Often faith-based institutions are some of the few civil society institutions remaining with enough credibility, authority, and institutional cohesiveness to stand up to corrupt and repressive governments. The local Catholic Church is often the biggest, most stable civil society organization in the country or region. Across Africa, Latin America, the Middle East, and Asia, the Catholic Church, along with other Christian and Muslim denominations, has echoed the prophets of old and denounced modern-day corruption, repression, defrauded elections, state violence and insurgencies, often at the risk of their own personal and institutional peril. U.S. Government representatives would do well to consult with them regularly. However too often we watch this critical constituency whose input and guidance are indispensable go neglected by U.S. leaders. The local Church has often organized peace and justice institutions, electoral monitoring teams, political mediation efforts, and negotiations between armed groups and the government. Their efforts are courageous, but often too small and under supported. Peacebuilding experts know it requires a generation or more to transform conflict. We urge you to the use the opportunity presented by the GFAS to make a generational commitment to build local civil society organizations’ capacity to defend the human and civil rights of people struggling to survive repression and violence. This funding must be long-term, flexible, and nimble while ensuring accountability and impact. This can be done through three-way strategic partnerships between USAID, American civil society institutions like Catholic Relief Services, and their local civil society and faith-based partners.
4. Address State Fragility and Conflict in Other Vulnerable Countries
GFA Strategy chose countries where armed conflict is currently latent (Benin, Togo, Ghana and Papua New Guinea), in the past (Côte d’Ivoire and Haiti), current (Guinea Conakry), or present in an isolated part of the country (Mozambique). As the U.S. moves to address fragility in coastal West Africa, it must remain keenly vigilant of how open conflict in the Sahel region has already sparked conflict in the coastal countries and is likely the most lethal threat to stability in these coastal countries. The U.S. must move aggressively to address the growing and out of control conflict in Mali, Burkina Faso, Niger and Nigeria. To meet that objective a program to build Muslim-Christian collaboration to counter the allure of extremist groups and another program to promote regional herder-farmer conflict stabilization and prevention strategies are two legitimate and desperately needed approaches to better understand and address the conflict drivers of radical extremism and herder-farmer conflict. The United States spends hundreds of millions of dollars yearly to care for the victims of violence in the Sahel. The United States should also assist them to end the fighting and suffering.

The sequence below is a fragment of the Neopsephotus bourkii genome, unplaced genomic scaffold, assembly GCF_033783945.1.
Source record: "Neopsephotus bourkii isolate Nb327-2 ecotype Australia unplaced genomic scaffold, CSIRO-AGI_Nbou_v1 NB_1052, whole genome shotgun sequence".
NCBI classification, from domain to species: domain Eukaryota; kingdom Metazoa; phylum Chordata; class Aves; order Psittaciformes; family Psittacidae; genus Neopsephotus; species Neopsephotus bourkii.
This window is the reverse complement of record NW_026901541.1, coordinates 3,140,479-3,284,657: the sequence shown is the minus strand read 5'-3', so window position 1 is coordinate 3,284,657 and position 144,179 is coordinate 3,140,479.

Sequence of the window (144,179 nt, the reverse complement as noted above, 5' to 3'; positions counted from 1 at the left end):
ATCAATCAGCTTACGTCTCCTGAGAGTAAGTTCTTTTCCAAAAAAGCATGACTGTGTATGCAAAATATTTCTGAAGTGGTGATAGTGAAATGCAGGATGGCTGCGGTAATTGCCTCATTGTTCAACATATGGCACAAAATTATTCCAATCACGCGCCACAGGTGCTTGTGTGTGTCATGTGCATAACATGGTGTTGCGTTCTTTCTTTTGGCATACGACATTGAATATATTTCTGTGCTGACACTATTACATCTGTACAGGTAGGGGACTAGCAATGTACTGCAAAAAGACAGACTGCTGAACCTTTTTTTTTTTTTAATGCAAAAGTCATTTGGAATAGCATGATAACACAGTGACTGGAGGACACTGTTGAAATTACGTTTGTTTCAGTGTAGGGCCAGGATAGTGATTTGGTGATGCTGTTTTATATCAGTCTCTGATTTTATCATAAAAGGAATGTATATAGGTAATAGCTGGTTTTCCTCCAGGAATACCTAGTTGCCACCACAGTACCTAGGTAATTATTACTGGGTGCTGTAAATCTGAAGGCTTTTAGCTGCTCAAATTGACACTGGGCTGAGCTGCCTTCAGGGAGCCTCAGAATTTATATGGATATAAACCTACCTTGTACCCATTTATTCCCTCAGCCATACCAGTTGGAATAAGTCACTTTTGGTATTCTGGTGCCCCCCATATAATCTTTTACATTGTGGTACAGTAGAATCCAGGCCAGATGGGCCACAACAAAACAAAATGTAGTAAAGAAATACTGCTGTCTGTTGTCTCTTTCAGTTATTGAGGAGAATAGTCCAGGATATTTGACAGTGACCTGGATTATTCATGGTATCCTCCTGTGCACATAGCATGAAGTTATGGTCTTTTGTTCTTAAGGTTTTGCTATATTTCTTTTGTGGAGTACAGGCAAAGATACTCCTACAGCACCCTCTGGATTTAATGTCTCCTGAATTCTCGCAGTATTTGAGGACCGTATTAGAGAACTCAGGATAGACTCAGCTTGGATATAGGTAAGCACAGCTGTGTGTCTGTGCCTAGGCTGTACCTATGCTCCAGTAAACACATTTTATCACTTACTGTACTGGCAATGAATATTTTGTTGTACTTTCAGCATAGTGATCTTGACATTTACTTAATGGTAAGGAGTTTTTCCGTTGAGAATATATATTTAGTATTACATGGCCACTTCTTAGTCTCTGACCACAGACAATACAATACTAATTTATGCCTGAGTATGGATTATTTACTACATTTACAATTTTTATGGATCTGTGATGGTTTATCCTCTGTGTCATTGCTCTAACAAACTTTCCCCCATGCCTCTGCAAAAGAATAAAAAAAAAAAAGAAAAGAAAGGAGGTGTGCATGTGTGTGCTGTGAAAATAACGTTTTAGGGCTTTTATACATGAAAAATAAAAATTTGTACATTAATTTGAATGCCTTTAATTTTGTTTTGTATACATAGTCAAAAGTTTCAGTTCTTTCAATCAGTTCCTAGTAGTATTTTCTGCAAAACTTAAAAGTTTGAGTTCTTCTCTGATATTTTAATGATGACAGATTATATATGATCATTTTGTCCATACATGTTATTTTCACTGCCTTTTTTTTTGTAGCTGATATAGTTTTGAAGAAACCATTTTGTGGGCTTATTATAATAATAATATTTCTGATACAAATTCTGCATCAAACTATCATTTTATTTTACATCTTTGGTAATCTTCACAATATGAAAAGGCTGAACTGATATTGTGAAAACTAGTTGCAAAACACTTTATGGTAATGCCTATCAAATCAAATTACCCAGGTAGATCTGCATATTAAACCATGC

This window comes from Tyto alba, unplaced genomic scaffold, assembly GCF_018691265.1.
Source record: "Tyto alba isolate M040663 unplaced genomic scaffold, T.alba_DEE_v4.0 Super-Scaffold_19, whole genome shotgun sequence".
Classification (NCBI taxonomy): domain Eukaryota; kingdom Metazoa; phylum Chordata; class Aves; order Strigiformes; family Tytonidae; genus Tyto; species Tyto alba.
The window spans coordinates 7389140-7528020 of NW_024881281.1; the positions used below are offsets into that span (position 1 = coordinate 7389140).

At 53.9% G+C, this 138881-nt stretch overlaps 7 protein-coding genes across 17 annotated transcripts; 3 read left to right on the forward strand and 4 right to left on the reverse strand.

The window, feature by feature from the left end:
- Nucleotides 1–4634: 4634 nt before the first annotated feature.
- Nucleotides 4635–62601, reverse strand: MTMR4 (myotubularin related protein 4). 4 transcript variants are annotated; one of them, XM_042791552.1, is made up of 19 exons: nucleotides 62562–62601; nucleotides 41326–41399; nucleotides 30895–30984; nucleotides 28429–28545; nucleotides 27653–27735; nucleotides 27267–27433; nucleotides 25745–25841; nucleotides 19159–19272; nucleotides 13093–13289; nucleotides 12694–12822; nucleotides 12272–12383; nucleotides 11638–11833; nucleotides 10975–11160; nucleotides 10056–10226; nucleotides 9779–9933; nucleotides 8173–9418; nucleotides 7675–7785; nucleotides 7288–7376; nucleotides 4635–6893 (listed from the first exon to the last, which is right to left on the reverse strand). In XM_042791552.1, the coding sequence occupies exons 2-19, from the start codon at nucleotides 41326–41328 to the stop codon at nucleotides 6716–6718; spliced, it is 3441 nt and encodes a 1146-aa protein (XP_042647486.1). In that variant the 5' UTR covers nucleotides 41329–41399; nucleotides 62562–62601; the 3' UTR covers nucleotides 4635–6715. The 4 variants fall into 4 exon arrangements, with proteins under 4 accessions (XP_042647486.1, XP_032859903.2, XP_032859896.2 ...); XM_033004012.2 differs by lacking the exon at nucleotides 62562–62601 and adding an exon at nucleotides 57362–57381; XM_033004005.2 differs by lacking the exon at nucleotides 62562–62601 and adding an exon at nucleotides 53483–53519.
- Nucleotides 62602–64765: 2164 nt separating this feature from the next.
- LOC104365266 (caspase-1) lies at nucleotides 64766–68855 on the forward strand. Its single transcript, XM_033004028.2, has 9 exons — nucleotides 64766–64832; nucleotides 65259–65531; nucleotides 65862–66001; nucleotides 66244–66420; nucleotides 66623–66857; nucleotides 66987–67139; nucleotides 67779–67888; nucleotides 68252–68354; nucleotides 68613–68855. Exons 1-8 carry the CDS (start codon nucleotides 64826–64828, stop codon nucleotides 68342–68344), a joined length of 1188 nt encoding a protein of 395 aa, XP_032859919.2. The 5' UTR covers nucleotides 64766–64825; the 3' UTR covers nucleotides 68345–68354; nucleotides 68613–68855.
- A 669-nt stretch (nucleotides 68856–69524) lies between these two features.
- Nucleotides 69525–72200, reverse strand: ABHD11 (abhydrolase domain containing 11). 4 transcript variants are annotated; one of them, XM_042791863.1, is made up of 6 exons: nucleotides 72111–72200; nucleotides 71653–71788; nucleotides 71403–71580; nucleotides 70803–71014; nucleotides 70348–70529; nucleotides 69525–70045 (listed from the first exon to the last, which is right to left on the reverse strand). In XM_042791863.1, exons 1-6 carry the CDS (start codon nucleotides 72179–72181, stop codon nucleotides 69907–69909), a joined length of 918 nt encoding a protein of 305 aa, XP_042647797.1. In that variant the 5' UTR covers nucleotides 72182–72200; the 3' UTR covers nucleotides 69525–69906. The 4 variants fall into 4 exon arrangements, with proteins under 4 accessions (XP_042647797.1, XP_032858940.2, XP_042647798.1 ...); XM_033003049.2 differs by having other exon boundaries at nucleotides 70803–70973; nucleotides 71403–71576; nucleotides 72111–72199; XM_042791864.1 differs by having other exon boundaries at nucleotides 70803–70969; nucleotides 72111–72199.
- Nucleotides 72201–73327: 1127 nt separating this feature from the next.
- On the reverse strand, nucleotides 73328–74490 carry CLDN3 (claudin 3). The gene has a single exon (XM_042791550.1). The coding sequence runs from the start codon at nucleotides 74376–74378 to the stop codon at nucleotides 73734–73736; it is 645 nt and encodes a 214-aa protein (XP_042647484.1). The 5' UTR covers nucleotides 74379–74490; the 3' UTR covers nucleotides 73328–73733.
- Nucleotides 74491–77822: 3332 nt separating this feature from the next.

In closing, we must also be clear that the U.S. Bishops strongly oppose any expansion of taxpayer funding of abortion as part of this appropriations legislation. The longstanding, bipartisan, and life-saving Helms Amendment policy must be included before this bill moves forward. The USCCB will oppose any bill that expands taxpayer funding of abortion, including any appropriations bill.Testimony to US. House of Representatives on FY 2023 SFOps Appropriations, June 3, 2022.pdf
Testimony to U.S. Senate on SFOPs Appropriations, June 30, 2022.pdf